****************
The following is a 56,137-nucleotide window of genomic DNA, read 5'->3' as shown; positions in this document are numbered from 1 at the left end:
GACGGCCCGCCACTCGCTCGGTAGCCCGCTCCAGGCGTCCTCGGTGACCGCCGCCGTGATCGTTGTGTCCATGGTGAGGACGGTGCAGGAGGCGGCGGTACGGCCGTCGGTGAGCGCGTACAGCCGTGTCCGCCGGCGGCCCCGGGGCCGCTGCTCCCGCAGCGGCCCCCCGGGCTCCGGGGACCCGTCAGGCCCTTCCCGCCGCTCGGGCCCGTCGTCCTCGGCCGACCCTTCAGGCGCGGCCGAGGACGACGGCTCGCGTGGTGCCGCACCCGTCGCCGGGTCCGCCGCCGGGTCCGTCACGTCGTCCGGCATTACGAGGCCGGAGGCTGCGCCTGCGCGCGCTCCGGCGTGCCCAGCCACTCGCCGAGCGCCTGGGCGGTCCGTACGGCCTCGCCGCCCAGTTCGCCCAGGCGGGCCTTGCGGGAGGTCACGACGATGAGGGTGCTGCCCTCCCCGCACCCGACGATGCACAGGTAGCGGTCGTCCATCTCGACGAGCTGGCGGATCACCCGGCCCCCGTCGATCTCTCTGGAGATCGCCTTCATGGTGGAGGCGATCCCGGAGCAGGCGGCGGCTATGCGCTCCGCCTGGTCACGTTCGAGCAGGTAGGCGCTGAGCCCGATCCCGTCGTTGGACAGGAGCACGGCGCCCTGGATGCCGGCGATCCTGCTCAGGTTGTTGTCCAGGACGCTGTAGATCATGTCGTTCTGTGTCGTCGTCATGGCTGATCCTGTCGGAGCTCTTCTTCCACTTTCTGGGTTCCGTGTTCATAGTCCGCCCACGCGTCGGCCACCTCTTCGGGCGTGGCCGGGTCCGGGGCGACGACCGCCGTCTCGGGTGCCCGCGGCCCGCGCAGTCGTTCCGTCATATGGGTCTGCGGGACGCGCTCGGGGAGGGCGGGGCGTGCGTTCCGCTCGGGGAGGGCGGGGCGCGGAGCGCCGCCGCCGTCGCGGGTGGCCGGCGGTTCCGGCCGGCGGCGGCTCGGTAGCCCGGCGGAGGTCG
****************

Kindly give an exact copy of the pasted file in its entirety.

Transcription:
The following is a 56,137-nucleotide window of genomic DNA, read 5'->3' as shown; positions in this document are numbered from 1 at the left end:
GACGGCCCGCCACTCGCTCGGTAGCCCGCTCCAGGCGTCCTCGGTGACCGCCGCCGTGATCGTTGTGTCCATGGTGAGGACGGTGCAGGAGGCGGCGGTACGGCCGTCGGTGAGCGCGTACAGCCGTGTCCGCCGGCGGCCCCGGGGCCGCTGCTCCCGCAGCGGCCCCCCGGGCTCCGGGGACCCGTCAGGCCCTTCCCGCCGCTCGGGCCCGTCGTCCTCGGCCGACCCTTCAGGCGCGGCCGAGGACGACGGCTCGCGTGGTGCCGCACCCGTCGCCGGGTCCGCCGCCGGGTCCGTCACGTCGTCCGGCATTACGAGGCCGGAGGCTGCGCCTGCGCGCGCTCCGGCGTGCCCAGCCACTCGCCGAGCGCCTGGGCGGTCCGTACGGCCTCGCCGCCCAGTTCGCCCAGGCGGGCCTTGCGGGAGGTCACGACGATGAGGGTGCTGCCCTCCCCGCACCCGACGATGCACAGGTAGCGGTCGTCCATCTCGACGAGCTGGCGGATCACCCGGCCCCCGTCGATCTCTCTGGAGATCGCCTTCATGGTGGAGGCGATCCCGGAGCAGGCGGCGGCTATGCGCTCCGCCTGGTCACGTTCGAGCAGGTAGGCGCTGAGCCCGATCCCGTCGTTGGACAGGAGCACGGCGCCCTGGATGCCGGCGATCCTGCTCAGGTTGTTGTCCAGGACGCTGTAGATCATGTCGTTCTGTGTCGTCGTCATGGCTGATCCTGTCGGAGCTCTTCTTCCACTTTCTGGGTTCCGTGTTCATAGTCCGCCCACGCGTCGGCCACCTCTTCGGGCGTGGCCGGGTCCGGGGCGACGACCGCCGTCTCGGGTGCCCGCGGCCCGCGCAGTCGTTCCGTCATATGGGTCTGCGGGACGCGCTCGGGGAGGGCGGGGCGTGCGTTCCGCTCGGGGAGGGCGGGGCGCGGAGCGCCGCCGCCGTCGCGGGTGGCCGGCGGTTCCGGCCGGCGGCGGCTCGGTAGCCCGGCGGAGGTCG